This one was anything but a surprise. Two weeks ago, big oilfield service company Baker Hughes (NYSE:BHI) warned that its results for the June quarter would fall short of expectations. With that heads-up, the company's shares dropped nearly 6% on the day. On Friday, when the company fulfilled its prophecy, the market -- which wasn't treating anything very cordially that day -- shaved another 2.3% from the share price.

For the quarter, the company's net income was $349.6 million, or $1.09 per fully-diluted share. Those numbers compare to $1.40 billion, or $4.14 per share a year ago. And while that slide represented a 75% decline on the income line, much of the difference related to a $1 billion after-tax gain in 2006 from the sale of the company's 30% interest in WesternGeco. Revenue for the most recent quarter nevertheless was up 15% to $2.54 billion from $2.20 billion a year earlier.

As the company had indicated would be the case, softness in North America was the primary culprit in the past quarter's year-over-year slide. As company CEO Chad Deaton said, "A 21% year-over-year increase in revenue in the second quarter from outside North America was partially offset by weaker activity in Canada and the U.S. offshore. Net income in the quarter was impacted by lower profit from our Drilling and Evaluation business in Canada."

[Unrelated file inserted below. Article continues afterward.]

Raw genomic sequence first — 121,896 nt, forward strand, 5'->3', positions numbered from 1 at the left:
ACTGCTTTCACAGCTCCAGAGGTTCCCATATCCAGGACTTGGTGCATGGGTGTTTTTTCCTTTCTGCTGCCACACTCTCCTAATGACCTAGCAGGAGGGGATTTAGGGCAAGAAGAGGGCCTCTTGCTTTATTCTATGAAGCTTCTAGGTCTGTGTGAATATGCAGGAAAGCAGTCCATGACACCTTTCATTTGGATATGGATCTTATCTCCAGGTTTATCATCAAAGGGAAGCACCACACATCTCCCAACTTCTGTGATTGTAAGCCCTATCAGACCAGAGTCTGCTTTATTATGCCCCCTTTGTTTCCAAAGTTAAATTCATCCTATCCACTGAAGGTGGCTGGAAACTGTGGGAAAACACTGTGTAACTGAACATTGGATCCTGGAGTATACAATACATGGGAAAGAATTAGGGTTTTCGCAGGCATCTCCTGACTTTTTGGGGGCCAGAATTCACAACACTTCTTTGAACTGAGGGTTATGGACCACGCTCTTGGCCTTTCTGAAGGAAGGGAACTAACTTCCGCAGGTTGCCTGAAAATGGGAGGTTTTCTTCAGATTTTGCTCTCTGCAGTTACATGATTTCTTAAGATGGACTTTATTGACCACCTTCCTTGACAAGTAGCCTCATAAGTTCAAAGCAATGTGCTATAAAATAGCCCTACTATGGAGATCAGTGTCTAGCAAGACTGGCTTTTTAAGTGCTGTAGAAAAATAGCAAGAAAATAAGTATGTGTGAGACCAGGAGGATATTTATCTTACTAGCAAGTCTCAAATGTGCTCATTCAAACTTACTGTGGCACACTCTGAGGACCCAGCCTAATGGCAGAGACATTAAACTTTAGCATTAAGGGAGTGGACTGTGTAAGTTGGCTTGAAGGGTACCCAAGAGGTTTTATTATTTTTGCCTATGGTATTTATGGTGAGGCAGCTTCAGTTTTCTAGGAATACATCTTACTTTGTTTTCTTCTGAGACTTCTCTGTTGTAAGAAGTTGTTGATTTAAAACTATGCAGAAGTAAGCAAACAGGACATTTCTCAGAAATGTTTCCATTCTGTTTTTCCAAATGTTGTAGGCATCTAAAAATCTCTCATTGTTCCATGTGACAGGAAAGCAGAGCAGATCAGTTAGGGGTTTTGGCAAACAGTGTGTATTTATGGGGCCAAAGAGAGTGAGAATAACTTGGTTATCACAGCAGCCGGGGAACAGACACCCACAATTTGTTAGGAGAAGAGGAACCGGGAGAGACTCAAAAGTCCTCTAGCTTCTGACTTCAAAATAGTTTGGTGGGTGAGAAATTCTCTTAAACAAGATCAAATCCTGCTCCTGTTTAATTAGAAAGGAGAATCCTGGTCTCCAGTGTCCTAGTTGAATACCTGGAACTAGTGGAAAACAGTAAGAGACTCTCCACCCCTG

It thereby appears -- particularly if one examines the results of other oilfield services companies in the quarter -- that up or down results are largely dependent upon the degree of the company's business that's tied to North America. Schlumberger (NYSE:SLB) and Halliburton (NYSE:HAL) turned in solid quarters, based upon their ability to overcome North American softness with strength in the Eastern Hemisphere. Conversely, Baker Hughes and Weatherford (NYSE:WFT) were pulled down by a greater percentage of North American exposure.

Baker Hughes has long been a leader in technological innovation within the oil patch, and management is in the midst of a "West to East" redirection of the company's geographic concentration. As such, I'm inclined to believe that recent softness for the company likely will constitute only a temporary speed bump.

For related Foolishness:

Fool contributor David Lee Smith does own shares in Baker Hughes and Halliburton, but not in the other companies mentioned. He welcomes your communiques. The Motley Fool does have a disclosure policy.